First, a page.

My name is Jacob Littlefield and I’m from Burleson, Texas, a suburb of Fort Worth. I’m a second semester senior at Arkansas Tech University majoring in English with dual minors in journalism and emergency administration and management.
On March 25, my hometown was put under stay-at-home orders due to COVID-19. In all honesty, they didn’t seem to change much. By the time the order came, most nonessential businesses had already shut their doors, restaurants across the state had gone to takeout only and most people were only leaving their homes to get groceries and basic necessities.
A couple of months ago, I was on the phone with my little brother, a 17-year-old junior in high school. I can’t tell you exactly where I was, what day it was or the exact details of the call. What I can tell you is that it probably lasted only two or three minutes and was filled mostly with awkward silence, the same as pretty much all of our phone calls had been the past three years.
Why wouldn’t it be the norm though? When I got to college, I threw myself into everything I could find. I got heavily involved in one of the Christian ministries on campus, worked, was involved in multiple registered student organizations for varying amounts of time, explored new hobbies and interests and hung out with friends a lot.
Do I regret being involved in so many things? No, of course not. All of these things were, in and of themselves, good things. I grew in my relationship with Jesus and learned a lot about friendship and life in general because of them.
No matter how good those things are, they came with a cost. Because I was a part of the cult of overcommitment, I let my relationship with my brother fall to the wayside under the belief that I was always needed somewhere else. I don’t think I realized that until my senior year and, at that point, my chances to really spend time with my brother were gone.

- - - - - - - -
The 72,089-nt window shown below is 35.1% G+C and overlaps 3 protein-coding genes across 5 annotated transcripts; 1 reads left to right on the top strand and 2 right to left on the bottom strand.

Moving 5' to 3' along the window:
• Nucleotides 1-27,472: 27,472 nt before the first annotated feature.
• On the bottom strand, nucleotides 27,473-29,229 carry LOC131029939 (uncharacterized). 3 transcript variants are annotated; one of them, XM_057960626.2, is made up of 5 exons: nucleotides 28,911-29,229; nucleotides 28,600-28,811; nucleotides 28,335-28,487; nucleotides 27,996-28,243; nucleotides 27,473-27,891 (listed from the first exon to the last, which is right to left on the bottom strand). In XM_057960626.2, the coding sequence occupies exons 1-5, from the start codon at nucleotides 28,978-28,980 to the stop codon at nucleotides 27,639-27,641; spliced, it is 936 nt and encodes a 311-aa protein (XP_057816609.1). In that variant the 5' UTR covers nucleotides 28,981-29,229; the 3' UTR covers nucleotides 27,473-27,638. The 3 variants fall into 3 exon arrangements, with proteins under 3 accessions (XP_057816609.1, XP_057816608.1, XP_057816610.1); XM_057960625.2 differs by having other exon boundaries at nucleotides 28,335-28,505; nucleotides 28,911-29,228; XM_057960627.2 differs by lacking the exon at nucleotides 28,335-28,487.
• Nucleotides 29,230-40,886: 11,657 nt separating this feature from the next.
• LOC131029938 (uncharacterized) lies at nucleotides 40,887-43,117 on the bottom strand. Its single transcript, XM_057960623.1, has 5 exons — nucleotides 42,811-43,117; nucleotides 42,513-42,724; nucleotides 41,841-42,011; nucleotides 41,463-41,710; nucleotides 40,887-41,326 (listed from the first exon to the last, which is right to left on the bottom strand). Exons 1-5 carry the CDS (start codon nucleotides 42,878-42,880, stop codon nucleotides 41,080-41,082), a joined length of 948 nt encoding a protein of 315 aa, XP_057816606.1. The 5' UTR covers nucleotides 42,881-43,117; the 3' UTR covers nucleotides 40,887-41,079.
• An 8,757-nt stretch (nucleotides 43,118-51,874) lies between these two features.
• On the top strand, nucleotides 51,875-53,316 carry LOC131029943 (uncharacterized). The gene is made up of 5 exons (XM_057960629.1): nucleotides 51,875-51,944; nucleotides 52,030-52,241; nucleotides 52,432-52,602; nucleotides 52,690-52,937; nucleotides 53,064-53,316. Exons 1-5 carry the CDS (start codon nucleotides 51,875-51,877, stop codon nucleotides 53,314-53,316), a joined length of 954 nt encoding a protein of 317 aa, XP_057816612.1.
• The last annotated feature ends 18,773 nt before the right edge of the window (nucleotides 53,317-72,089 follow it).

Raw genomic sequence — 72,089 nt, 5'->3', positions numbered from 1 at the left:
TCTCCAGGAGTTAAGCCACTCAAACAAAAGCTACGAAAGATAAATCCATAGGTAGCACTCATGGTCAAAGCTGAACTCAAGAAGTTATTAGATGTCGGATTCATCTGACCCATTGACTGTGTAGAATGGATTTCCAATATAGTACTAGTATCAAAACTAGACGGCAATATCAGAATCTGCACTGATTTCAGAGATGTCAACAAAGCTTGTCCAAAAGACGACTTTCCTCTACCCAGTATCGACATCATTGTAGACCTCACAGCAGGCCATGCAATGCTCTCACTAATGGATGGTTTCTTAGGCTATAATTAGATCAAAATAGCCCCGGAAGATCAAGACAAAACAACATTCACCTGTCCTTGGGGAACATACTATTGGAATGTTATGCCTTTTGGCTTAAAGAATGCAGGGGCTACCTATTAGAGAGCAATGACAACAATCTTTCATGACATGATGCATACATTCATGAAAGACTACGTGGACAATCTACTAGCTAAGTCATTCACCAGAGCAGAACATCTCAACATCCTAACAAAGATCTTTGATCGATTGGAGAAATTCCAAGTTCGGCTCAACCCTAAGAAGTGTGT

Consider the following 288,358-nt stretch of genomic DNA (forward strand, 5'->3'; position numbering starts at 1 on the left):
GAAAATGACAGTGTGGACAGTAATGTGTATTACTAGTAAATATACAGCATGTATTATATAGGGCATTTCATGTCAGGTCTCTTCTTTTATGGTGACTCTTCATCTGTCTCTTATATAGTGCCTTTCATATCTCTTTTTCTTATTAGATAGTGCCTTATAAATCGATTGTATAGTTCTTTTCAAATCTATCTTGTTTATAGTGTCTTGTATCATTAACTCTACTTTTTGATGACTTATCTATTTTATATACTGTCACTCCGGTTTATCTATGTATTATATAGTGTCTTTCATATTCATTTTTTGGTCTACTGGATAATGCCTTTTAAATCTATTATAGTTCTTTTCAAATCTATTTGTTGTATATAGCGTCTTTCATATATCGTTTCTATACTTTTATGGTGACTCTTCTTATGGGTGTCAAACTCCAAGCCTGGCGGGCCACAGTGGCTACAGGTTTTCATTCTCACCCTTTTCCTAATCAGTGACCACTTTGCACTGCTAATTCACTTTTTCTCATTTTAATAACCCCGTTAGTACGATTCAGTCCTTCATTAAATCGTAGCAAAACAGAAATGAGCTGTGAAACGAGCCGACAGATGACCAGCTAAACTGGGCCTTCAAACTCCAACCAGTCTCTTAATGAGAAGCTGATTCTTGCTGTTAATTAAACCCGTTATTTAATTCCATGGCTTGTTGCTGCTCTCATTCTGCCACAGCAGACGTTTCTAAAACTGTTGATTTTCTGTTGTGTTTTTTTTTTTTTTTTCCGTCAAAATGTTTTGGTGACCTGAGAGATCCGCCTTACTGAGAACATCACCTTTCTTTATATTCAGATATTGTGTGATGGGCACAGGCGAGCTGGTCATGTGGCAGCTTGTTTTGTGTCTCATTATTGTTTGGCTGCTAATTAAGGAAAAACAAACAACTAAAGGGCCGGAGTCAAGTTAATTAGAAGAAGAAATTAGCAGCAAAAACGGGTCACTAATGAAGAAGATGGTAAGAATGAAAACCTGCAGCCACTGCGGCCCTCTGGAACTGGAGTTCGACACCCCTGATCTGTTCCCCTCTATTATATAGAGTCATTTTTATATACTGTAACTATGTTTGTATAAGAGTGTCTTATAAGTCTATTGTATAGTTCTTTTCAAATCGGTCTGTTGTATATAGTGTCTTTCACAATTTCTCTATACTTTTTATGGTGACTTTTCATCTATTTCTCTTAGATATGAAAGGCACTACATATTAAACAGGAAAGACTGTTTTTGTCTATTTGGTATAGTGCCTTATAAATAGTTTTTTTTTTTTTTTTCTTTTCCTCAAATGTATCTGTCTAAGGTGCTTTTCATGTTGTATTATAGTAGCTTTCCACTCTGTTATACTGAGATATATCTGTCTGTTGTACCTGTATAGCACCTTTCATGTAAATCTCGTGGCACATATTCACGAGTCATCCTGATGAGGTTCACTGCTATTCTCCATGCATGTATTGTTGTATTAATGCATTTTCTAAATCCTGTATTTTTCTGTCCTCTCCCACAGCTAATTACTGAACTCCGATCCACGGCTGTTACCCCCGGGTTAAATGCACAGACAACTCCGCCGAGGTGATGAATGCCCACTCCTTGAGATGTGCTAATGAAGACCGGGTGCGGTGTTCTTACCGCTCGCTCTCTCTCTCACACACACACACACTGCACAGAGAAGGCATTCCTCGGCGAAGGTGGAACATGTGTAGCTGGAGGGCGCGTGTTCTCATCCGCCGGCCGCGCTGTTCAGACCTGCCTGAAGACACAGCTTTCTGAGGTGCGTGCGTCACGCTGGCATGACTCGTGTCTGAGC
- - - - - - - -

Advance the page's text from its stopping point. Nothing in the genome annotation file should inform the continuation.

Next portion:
Don’t mistake what I’m saying, college is an amazing experience and I’m so thankful that God has blessed me with getting to receive an education and meet so many amazing people over the years. Like every other graduating senior, I’ve had to come to terms with the fact that college, like most things in life, come to an end eventually. Life moves on and it’s not necessarily a bad thing.
Honestly, I don’t know what’s going to happen with my town’s stay-at-home orders when they expire on April 30. They may get extended. The state of the world may look entirely different then. I just don’t know.
What I do know is that Philippians 4:6 says, “Do not be anxious about anything, but in every situation, by prayer and petition, with thanksgiving, present your requests to God. And the peace of God, which transcends all understanding, will guard your hearts and your minds in Christ Jesus” (New International Version).
Regardless of the situation, I know that God is good and loves us all. I’ve seen that more and more in the small things the past few weeks.
Most of the nights this past week my brother and I have sat in his room for hours and played “Call of Duty” together. We haven’t had mindset altering, deep conversations. We’ve yelled and laughed into ridiculously late hours of the night and enjoyed each other’s company.
It would be wildly inappropriate for me to say that the craziness of the world has been a blessing in my life. What I will say though is that I never would have gotten to reconnect with my brother had it not been for COVID-19, which has been a blessing from God in spite of the madness.